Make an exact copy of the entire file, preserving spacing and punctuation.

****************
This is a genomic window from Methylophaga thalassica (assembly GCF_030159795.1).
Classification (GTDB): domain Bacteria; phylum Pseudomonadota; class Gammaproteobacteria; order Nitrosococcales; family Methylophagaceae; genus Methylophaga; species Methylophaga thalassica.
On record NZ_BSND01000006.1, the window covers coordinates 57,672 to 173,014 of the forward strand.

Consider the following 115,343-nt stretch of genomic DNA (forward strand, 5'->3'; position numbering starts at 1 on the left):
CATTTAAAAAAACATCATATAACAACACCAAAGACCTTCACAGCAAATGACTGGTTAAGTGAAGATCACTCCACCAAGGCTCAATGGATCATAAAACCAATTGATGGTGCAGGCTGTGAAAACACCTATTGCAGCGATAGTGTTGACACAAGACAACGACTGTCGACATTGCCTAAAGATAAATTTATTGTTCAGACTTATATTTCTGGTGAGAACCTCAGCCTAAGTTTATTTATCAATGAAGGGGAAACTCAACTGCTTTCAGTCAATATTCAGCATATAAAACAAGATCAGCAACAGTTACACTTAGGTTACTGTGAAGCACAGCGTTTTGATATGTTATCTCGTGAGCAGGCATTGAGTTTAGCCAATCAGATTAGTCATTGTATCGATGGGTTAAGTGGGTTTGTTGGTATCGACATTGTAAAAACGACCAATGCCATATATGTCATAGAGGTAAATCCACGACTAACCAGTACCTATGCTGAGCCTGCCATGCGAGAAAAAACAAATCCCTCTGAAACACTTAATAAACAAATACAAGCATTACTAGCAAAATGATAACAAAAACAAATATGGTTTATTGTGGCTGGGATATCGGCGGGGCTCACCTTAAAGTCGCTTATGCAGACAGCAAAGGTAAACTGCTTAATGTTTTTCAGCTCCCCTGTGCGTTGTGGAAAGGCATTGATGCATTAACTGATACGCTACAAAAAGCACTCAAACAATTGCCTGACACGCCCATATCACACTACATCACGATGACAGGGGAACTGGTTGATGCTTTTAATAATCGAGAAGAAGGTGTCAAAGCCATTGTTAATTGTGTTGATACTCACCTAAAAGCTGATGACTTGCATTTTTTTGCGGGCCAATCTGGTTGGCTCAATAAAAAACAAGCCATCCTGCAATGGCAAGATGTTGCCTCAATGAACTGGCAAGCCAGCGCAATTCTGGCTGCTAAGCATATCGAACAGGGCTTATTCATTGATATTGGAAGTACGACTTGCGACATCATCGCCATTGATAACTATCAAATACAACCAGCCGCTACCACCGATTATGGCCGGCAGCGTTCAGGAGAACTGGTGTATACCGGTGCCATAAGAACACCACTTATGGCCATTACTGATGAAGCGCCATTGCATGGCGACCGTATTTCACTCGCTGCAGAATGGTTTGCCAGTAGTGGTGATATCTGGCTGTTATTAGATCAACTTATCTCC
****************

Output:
This is a genomic window from Methylophaga thalassica (assembly GCF_030159795.1).
Classification (GTDB): domain Bacteria; phylum Pseudomonadota; class Gammaproteobacteria; order Nitrosococcales; family Methylophagaceae; genus Methylophaga; species Methylophaga thalassica.
On record NZ_BSND01000006.1, the window covers coordinates 57,672 to 173,014 of the forward strand.

Consider the following 115,343-nt stretch of genomic DNA (forward strand, 5'->3'; position numbering starts at 1 on the left):
CATTTAAAAAAACATCATATAACAACACCAAAGACCTTCACAGCAAATGACTGGTTAAGTGAAGATCACTCCACCAAGGCTCAATGGATCATAAAACCAATTGATGGTGCAGGCTGTGAAAACACCTATTGCAGCGATAGTGTTGACACAAGACAACGACTGTCGACATTGCCTAAAGATAAATTTATTGTTCAGACTTATATTTCTGGTGAGAACCTCAGCCTAAGTTTATTTATCAATGAAGGGGAAACTCAACTGCTTTCAGTCAATATTCAGCATATAAAACAAGATCAGCAACAGTTACACTTAGGTTACTGTGAAGCACAGCGTTTTGATATGTTATCTCGTGAGCAGGCATTGAGTTTAGCCAATCAGATTAGTCATTGTATCGATGGGTTAAGTGGGTTTGTTGGTATCGACATTGTAAAAACGACCAATGCCATATATGTCATAGAGGTAAATCCACGACTAACCAGTACCTATGCTGAGCCTGCCATGCGAGAAAAAACAAATCCCTCTGAAACACTTAATAAACAAATACAAGCATTACTAGCAAAATGATAACAAAAACAAATATGGTTTATTGTGGCTGGGATATCGGCGGGGCTCACCTTAAAGTCGCTTATGCAGACAGCAAAGGTAAACTGCTTAATGTTTTTCAGCTCCCCTGTGCGTTGTGGAAAGGCATTGATGCATTAACTGATACGCTACAAAAAGCACTCAAACAATTGCCTGACACGCCCATATCACACTACATCACGATGACAGGGGAACTGGTTGATGCTTTTAATAATCGAGAAGAAGGTGTCAAAGCCATTGTTAATTGTGTTGATACTCACCTAAAAGCTGATGACTTGCATTTTTTTGCGGGCCAATCTGGTTGGCTCAATAAAAAACAAGCCATCCTGCAATGGCAAGATGTTGCCTCAATGAACTGGCAAGCCAGCGCAATTCTGGCTGCTAAGCATATCGAACAGGGCTTATTCATTGATATTGGAAGTACGACTTGCGACATCATCGCCATTGATAACTATCAAATACAACCAGCCGCTACCACCGATTATGGCCGGCAGCGTTCAGGAGAACTGGTGTATACCGGTGCCATAAGAACACCACTTATGGCCATTACTGATGAAGCGCCATTGCATGGCGACCGTATTTCACTCGCTGCAGAATGGTTTGCCAGTAGTGGTGATATCTGGCTGTTATTAGATCAACTTATCTCC